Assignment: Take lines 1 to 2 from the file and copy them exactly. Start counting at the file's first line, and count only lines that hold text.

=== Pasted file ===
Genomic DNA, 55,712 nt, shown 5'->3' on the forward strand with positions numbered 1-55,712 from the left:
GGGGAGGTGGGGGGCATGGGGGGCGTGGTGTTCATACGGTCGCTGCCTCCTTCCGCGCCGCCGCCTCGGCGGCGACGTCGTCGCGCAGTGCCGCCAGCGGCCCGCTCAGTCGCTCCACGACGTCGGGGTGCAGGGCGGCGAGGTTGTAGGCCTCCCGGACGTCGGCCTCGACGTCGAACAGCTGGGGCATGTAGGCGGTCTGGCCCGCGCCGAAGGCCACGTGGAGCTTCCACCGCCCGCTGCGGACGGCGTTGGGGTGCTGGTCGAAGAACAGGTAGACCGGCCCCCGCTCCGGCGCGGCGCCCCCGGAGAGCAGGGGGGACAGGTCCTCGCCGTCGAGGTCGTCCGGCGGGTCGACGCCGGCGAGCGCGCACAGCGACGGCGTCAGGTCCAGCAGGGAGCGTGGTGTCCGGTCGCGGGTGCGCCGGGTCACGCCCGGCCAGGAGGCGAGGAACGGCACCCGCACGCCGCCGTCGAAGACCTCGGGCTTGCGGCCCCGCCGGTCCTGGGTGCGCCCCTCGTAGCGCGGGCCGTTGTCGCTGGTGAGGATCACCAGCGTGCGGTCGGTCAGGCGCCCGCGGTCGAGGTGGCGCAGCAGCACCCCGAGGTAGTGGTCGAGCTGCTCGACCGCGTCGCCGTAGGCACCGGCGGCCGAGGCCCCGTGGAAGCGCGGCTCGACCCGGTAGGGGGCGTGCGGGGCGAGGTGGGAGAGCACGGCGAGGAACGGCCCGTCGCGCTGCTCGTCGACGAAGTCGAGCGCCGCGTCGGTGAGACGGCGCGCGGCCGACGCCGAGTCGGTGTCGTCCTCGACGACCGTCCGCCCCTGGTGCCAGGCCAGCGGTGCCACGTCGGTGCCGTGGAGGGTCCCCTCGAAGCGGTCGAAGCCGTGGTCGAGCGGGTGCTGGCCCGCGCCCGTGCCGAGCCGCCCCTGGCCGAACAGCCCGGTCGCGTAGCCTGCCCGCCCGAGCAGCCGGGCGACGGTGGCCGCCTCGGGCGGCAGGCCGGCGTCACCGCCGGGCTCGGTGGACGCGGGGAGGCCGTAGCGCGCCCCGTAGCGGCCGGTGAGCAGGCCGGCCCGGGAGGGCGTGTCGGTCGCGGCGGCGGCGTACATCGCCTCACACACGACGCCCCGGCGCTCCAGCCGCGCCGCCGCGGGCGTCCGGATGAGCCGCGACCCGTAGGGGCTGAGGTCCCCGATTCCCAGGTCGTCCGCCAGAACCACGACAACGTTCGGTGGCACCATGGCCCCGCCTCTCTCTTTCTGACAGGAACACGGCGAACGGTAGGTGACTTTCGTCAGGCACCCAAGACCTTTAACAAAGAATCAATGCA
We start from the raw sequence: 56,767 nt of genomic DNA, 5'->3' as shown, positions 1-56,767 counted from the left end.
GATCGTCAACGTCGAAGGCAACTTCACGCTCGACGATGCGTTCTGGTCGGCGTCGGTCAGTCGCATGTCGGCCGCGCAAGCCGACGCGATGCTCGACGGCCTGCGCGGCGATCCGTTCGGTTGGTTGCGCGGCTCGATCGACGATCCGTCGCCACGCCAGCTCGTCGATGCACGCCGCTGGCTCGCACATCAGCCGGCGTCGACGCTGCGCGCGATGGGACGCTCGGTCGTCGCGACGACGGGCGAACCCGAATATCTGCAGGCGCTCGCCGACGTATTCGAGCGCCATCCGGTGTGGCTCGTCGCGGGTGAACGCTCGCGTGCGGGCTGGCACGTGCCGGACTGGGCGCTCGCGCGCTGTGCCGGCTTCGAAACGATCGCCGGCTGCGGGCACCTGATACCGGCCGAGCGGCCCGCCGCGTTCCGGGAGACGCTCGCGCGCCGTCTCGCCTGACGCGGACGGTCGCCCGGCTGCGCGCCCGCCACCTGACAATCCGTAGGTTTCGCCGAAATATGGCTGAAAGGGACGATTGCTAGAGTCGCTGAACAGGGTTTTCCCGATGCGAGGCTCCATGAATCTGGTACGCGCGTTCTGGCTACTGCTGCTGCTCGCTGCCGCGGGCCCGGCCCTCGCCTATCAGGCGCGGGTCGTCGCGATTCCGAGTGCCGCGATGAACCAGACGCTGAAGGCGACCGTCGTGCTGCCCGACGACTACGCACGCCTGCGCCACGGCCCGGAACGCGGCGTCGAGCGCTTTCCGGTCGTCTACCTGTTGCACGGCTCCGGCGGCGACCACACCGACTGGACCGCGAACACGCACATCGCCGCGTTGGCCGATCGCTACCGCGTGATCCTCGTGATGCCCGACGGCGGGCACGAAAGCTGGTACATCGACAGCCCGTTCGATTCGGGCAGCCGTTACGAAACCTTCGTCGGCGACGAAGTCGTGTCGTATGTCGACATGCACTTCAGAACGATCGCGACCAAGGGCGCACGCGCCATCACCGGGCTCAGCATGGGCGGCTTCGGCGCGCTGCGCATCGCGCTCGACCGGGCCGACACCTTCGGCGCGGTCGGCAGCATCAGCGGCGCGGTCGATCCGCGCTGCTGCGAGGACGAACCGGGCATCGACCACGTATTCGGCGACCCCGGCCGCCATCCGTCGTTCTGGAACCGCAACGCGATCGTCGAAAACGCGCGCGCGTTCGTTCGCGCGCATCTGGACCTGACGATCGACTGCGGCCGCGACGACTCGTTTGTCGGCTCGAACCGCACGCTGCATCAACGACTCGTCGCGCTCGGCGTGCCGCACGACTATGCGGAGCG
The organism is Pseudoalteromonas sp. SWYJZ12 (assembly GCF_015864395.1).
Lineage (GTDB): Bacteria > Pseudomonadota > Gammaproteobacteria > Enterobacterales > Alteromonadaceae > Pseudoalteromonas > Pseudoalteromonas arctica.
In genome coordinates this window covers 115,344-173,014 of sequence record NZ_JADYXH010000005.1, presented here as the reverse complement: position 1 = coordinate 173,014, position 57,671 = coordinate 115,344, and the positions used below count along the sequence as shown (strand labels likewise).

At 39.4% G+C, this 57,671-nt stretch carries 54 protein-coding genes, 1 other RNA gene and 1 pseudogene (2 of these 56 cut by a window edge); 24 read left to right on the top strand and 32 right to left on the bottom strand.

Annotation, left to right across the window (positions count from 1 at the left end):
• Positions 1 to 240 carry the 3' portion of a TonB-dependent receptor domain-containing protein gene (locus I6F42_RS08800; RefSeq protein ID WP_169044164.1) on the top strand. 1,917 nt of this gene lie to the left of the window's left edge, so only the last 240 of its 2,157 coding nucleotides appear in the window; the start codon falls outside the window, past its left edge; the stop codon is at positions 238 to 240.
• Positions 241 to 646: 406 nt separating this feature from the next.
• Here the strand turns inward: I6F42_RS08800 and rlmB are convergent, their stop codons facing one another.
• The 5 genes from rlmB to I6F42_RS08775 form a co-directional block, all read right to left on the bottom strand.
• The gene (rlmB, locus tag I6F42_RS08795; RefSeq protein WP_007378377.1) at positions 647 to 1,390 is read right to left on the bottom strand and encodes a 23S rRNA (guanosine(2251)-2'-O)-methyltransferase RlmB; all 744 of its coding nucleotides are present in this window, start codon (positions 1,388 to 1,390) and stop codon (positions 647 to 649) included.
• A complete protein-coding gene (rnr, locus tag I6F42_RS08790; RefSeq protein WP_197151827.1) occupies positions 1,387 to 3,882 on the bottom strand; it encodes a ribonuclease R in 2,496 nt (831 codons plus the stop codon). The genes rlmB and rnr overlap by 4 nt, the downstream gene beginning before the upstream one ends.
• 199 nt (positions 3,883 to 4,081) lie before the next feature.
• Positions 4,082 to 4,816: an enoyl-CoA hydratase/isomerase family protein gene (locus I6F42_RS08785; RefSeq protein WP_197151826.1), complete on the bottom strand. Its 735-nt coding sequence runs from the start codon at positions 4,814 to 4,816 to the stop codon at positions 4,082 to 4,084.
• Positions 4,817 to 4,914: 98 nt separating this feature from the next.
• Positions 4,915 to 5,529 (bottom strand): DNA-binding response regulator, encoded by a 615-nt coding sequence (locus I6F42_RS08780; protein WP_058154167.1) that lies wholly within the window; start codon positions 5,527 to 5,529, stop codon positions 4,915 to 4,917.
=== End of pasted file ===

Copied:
Genomic DNA, 55,712 nt, shown 5'->3' on the forward strand with positions numbered 1-55,712 from the left:
GGGGAGGTGGGGGGCATGGGGGGCGTGGTGTTCATACGGTCGCTGCCTCCTTCCGCGCCGCCGCCTCGGCGGCGACGTCGTCGCGCAGTGCCGCCAGCGGCCCGCTCAGTCGCTCCACGACGTCGGGGTGCAGGGCGGCGAGGTTGTAGGCCTCCCGGACGTCGGCCTCGACGTCGAACAGCTGGGGCATGTAGGCGGTCTGGCCCGCGCCGAAGGCCACGTGGAGCTTCCACCGCCCGCTGCGGACGGCGTTGGGGTGCTGGTCGAAGAACAGGTAGACCGGCCCCCGCTCCGGCGCGGCGCCCCCGGAGAGCAGGGGGGACAGGTCCTCGCCGTCGAGGTCGTCCGGCGGGTCGACGCCGGCGAGCGCGCACAGCGACGGCGTCAGGTCCAGCAGGGAGCGTGGTGTCCGGTCGCGGGTGCGCCGGGTCACGCCCGGCCAGGAGGCGAGGAACGGCACCCGCACGCCGCCGTCGAAGACCTCGGGCTTGCGGCCCCGCCGGTCCTGGGTGCGCCCCTCGTAGCGCGGGCCGTTGTCGCTGGTGAGGATCACCAGCGTGCGGTCGGTCAGGCGCCCGCGGTCGAGGTGGCGCAGCAGCACCCCGAGGTAGTGGTCGAGCTGCTCGACCGCGTCGCCGTAGGCACCGGCGGCCGAGGCCCCGTGGAAGCGCGGCTCGACCCGGTAGGGGGCGTGCGGGGCGAGGTGGGAGAGCACGGCGAGGAACGGCCCGTCGCGCTGCTCGTCGACGAAGTCGAGCGCCGCGTCGGTGAGACGGCGCGCGGCCGACGCCGAGTCGGTGTCGTCCTCGACGACCGTCCGCCCCTGGTGCCAGGCCAGCGGTGCCACGTCGGTGCCGTGGAGGGTCCCCTCGAAGCGGTCGAAGCCGTGGTCGAGCGGGTGCTGGCCCGCGCCCGTGCCGAGCCGCCCCTGGCCGAACAGCCCGGTCGCGTAGCCTGCCCGCCCGAGCAGCCGGGCGACGGTGGCCGCCTCGGGCGGCAGGCCGGCGTCACCGCCGGGCTCGGTGGACGCGGGGAGGCCGTAGCGCGCCCCGTAGCGGCCGGTGAGCAGGCCGGCCCGGGAGGGCGTGTCGGTCGCGGCGGCGGCGTACATCGCCTCACACACGACGCCCCGGCGCTCCAGCCGCGCCGCCGCGGGCGTCCGGATGAGCCGCGACCCGTAGGGGCTGAGGTCCCCGATTCCCAGGTCGTCCGCCAGAACCACGACAACGTTCGGTGGCACCATGGCCCCGCCTCTCTCTTTCTGACAGGAACACGGCGAACGGTAGGTGACTTTCGTCAGGCACCCAAGACCTTTAACAAAGAATCAATGCA